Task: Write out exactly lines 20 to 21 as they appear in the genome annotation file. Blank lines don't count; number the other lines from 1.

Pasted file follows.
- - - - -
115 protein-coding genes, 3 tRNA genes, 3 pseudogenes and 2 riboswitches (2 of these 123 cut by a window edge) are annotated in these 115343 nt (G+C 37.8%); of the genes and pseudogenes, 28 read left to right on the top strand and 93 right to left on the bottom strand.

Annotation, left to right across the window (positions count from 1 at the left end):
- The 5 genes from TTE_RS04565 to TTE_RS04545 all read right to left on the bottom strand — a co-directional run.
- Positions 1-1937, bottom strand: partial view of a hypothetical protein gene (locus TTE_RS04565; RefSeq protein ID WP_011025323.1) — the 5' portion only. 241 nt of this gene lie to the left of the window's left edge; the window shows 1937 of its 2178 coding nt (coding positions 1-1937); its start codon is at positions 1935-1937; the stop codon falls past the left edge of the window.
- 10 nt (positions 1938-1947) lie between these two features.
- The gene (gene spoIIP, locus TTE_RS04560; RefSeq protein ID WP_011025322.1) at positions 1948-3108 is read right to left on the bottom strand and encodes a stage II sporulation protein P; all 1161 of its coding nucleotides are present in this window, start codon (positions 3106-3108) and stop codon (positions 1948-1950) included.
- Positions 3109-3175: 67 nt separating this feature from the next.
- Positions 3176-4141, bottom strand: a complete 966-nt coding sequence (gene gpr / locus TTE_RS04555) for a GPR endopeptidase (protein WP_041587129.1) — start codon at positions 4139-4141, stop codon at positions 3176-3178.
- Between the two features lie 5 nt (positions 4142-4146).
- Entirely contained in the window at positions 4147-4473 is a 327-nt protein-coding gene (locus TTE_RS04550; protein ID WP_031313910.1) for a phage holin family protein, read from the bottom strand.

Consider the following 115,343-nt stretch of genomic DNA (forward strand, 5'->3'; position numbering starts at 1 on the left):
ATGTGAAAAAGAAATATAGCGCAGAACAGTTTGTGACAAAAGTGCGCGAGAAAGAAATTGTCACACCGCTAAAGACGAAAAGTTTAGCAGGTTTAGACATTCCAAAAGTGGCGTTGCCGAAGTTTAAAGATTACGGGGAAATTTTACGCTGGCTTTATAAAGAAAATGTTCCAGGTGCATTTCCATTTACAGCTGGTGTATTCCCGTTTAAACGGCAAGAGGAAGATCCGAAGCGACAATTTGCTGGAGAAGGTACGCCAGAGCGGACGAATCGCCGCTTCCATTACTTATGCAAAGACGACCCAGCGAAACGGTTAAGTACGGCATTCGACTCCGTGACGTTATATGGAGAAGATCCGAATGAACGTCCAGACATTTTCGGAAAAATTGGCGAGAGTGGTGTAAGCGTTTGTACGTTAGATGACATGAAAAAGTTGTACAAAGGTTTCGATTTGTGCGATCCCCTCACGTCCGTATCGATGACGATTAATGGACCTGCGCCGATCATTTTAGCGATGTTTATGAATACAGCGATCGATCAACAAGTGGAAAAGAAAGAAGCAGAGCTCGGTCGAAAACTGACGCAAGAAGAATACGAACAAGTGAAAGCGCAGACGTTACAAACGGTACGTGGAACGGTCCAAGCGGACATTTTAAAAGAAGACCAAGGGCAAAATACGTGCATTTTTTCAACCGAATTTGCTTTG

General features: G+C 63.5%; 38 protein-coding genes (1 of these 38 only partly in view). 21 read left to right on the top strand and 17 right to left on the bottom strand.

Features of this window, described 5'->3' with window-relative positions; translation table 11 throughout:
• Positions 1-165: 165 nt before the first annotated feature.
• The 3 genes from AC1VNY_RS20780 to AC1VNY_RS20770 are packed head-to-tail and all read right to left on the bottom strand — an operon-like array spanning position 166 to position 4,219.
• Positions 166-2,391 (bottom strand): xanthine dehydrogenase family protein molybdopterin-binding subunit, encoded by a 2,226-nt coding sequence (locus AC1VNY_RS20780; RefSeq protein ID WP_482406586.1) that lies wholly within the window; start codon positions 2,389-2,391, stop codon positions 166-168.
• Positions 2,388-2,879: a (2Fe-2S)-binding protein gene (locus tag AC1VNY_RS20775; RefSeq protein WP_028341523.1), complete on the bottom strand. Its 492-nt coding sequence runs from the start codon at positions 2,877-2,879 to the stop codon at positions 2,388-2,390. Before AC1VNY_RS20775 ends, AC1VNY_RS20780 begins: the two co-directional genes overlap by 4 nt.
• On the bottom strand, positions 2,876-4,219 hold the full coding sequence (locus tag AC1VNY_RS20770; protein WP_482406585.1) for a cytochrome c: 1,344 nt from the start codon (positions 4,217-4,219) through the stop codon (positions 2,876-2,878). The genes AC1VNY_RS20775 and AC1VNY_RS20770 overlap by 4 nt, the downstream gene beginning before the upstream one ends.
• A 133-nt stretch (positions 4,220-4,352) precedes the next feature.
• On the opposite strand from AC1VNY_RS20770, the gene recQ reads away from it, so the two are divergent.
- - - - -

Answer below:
• A 133-nt stretch (positions 4,220-4,352) precedes the next feature.
• On the opposite strand from AC1VNY_RS20770, the gene recQ reads away from it, so the two are divergent.